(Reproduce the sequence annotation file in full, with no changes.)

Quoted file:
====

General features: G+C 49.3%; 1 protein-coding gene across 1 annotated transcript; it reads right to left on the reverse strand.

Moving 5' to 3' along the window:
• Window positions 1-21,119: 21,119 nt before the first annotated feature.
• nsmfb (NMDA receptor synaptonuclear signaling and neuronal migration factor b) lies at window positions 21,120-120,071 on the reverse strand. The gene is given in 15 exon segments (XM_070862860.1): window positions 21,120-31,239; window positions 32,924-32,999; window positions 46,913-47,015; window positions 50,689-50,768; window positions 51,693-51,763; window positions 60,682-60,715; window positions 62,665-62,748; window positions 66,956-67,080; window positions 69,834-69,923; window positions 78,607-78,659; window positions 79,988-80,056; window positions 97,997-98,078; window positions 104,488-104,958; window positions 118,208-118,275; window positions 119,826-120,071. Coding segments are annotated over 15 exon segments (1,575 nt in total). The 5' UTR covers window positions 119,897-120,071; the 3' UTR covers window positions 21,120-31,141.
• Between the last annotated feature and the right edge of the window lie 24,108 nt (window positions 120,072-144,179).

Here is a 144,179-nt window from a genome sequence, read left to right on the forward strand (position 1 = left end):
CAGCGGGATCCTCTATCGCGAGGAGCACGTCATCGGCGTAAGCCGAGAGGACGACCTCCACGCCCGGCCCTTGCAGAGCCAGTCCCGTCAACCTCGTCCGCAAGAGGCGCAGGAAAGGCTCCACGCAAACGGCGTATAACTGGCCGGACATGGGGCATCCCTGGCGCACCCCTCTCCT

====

General features: G+C 49.3%; 1 protein-coding gene across 1 annotated transcript; it reads right to left on the reverse strand.

Moving 5' to 3' along the window:
• Window positions 1-21,119: 21,119 nt before the first annotated feature.
• nsmfb (NMDA receptor synaptonuclear signaling and neuronal migration factor b) lies at window positions 21,120-120,071 on the reverse strand. The gene is given in 15 exon segments (XM_070862860.1): window positions 21,120-31,239; window positions 32,924-32,999; window positions 46,913-47,015; window positions 50,689-50,768; window positions 51,693-51,763; window positions 60,682-60,715; window positions 62,665-62,748; window positions 66,956-67,080; window positions 69,834-69,923; window positions 78,607-78,659; window positions 79,988-80,056; window positions 97,997-98,078; window positions 104,488-104,958; window positions 118,208-118,275; window positions 119,826-120,071. Coding segments are annotated over 15 exon segments (1,575 nt in total). The 5' UTR covers window positions 119,897-120,071; the 3' UTR covers window positions 21,120-31,141.
• Between the last annotated feature and the right edge of the window lie 24,108 nt (window positions 120,072-144,179).

Here is a 144,179-nt window from a genome sequence, read left to right on the forward strand (position 1 = left end):
CAGCGGGATCCTCTATCGCGAGGAGCACGTCATCGGCGTAAGCCGAGAGGACGACCTCCACGCCCGGCCCTTGCAGAGCCAGTCCCGTCAACCTCGTCCGCAAGAGGCGCAGGAAAGGCTCCACGCAAACGGCGTATAACTGGCCGGACATGGGGCATCCCTGGCGCACCCCTCTCCT